Reviews and entertainment articles by Dave Simpson
After months of build up, Gotham – the highly anticipated new DC show charting the exploits of a young Jim Gordon – has finally made its debut on our television screens. Perhaps the greatest question since its announcement has been can a Batman inspired show work without Batman himself? Well, based on this first hour of the series, I’m inclined to believe that the answer is surprisingly affirmative.
While even viewers who possess only the most basic knowledge of the Caped Crusader’s mythology surely won’t mistake that this is a narrative set very much within his universe, it thankfully sidesteps feeling like a Batman-less Batman show. Instead it serves as a gritty police drama that just so happens to be set in a famous superhero’s stomping grounds.
The main reason for the success of this first episode is Ben McKenzie’s performance as series protagonist, Detective James Gordon. Stepping into such an iconic role was never going to be a simple task, but McKenzie manages to do so wonderfully. He plays Gordon as an honest and capable cop with a warm and caring spirit, attempting to persevere amid the corruption of his police department and city. McKenzie is immediately likable and compelling as the character, making you believe that this series will indeed work without Gotham’s legendary vigilante protector to lead it.
Donal Logue also gives an impressive performance as Gordon’s less virtuous partner, Harvey Bullock. Embracing the corruption that Gordon opposes, Bullock serves as an excellent foil to our hero. Logue and McKenzie display good on screen chemistry together and I look forward to seeing how this mismatched partnership develops as the season progresses.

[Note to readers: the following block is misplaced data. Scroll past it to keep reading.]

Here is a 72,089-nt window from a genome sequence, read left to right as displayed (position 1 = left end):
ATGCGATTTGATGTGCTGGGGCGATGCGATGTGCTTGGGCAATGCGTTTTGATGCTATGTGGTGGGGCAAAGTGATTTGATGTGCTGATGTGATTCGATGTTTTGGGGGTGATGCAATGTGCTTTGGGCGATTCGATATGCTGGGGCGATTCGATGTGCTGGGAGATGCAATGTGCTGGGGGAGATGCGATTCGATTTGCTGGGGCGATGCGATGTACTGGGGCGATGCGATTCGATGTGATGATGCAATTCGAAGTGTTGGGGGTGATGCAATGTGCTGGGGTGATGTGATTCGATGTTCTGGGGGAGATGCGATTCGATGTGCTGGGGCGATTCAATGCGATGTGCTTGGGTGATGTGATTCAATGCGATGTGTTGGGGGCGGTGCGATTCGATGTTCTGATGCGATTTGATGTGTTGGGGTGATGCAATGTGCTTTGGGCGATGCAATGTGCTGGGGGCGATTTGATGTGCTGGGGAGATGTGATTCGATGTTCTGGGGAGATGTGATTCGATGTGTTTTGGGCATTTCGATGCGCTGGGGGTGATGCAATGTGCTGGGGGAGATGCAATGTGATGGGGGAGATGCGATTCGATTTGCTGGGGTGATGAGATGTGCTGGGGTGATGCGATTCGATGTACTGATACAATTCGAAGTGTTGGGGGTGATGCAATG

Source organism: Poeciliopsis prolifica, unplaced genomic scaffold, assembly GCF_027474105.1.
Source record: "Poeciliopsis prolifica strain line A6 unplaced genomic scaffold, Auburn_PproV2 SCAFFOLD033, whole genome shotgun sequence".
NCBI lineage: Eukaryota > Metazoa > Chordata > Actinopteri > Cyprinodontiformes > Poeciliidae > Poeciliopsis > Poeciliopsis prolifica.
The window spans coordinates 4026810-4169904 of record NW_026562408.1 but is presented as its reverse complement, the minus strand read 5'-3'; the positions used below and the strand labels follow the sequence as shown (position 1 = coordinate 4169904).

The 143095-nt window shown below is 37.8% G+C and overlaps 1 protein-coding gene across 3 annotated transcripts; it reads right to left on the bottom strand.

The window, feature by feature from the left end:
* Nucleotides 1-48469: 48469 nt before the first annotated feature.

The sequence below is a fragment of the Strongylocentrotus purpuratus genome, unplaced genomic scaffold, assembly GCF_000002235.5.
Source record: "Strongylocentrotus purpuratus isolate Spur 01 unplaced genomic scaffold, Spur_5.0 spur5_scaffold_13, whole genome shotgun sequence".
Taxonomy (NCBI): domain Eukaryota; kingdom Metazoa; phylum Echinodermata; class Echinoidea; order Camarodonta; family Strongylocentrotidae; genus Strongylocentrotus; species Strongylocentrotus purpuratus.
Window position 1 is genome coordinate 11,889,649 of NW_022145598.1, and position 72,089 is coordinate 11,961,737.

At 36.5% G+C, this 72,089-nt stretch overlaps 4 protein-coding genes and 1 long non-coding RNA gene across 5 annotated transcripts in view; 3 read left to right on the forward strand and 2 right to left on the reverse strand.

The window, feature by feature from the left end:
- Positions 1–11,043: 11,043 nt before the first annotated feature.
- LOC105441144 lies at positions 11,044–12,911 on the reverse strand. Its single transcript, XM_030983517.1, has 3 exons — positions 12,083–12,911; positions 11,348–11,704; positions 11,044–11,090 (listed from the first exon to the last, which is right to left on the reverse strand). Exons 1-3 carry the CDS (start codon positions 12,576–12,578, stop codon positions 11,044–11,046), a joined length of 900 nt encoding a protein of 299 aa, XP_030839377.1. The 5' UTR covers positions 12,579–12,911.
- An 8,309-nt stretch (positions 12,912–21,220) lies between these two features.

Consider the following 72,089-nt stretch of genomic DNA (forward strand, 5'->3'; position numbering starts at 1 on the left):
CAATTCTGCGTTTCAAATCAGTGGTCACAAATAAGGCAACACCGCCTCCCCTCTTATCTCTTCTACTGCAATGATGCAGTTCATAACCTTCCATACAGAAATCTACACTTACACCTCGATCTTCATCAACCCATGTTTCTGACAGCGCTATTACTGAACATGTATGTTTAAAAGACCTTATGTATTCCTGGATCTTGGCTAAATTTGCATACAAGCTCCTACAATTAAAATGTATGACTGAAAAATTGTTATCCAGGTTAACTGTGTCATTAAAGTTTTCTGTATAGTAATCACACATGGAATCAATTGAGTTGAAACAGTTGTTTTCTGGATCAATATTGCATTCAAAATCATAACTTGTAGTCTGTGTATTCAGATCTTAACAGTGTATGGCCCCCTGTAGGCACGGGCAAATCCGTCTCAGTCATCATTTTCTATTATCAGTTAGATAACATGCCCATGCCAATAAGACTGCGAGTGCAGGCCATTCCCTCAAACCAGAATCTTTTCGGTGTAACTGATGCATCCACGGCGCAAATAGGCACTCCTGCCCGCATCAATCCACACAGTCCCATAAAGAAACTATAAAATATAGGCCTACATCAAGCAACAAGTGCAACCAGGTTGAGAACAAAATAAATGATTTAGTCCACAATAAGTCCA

The standout performances of McKenzie and Logue successfully sell the show as a drama about a city at the mercy of its seedy underworld of organised crime and save it from missing Batman. That being said, there are no shortage of references and Easter eggs to remind us that Gotham is set very much in Batman’s world, despite his absence. In fact, there may have been an effort to cram in too many for the first episode.
The plot here deals with Gordon and Bullock investigating an extremely familiar homicide case. It’s a logical way to kick the show’s premise off and doesn’t do much to hurt the fact that Jim Gordon is the main character here and not Bruce Wayne. However, outside of the familiar catalyst for the plot, there are a multitude of references to Batman’s rogues gallery – some subtle, some not so subtle, but all very obvious – that end up feeling like overkill.
I have no problem with the show introducing early incarnations of key elements of the Batman mythos, but I don’t see any need to throw in as many references as possible from the get go. It seems somewhat at odds with establishing this as a show about the Gotham police department rather than a build up to the emergence of Batman. It could be more interesting to feature unique criminal characters who have ties to established villains rather than have those villains front and centre themselves.
Jada Pinkett Smith’s role as mob associate Fish Mooney is evidence of this. Pinkett Smith succeeds in endowing Mooney with a charming yet menacing presence. The fact that Mooney was created specifically for the show gives the proceedings a sense of uniqueness and further allows it to stand on its own feet away from Batman. But the fact that she has ties to some familiar Batman villains makes for a suitably subtle connection to the source material from which the inspiration for the show was drawn. I think this potentially works much better than being slapped in the face with too many on the nose references too soon.
Overall though, the debut episode of Gotham is a success. Despite the arguable overuse of references and Easter eggs, it doesn’t fall into the trap of feeling like a Batman show without Batman. Standout performances by its lead cast and compelling story telling have set Gotham up to be a gripping police drama that just so happens to be set in the DC universe.
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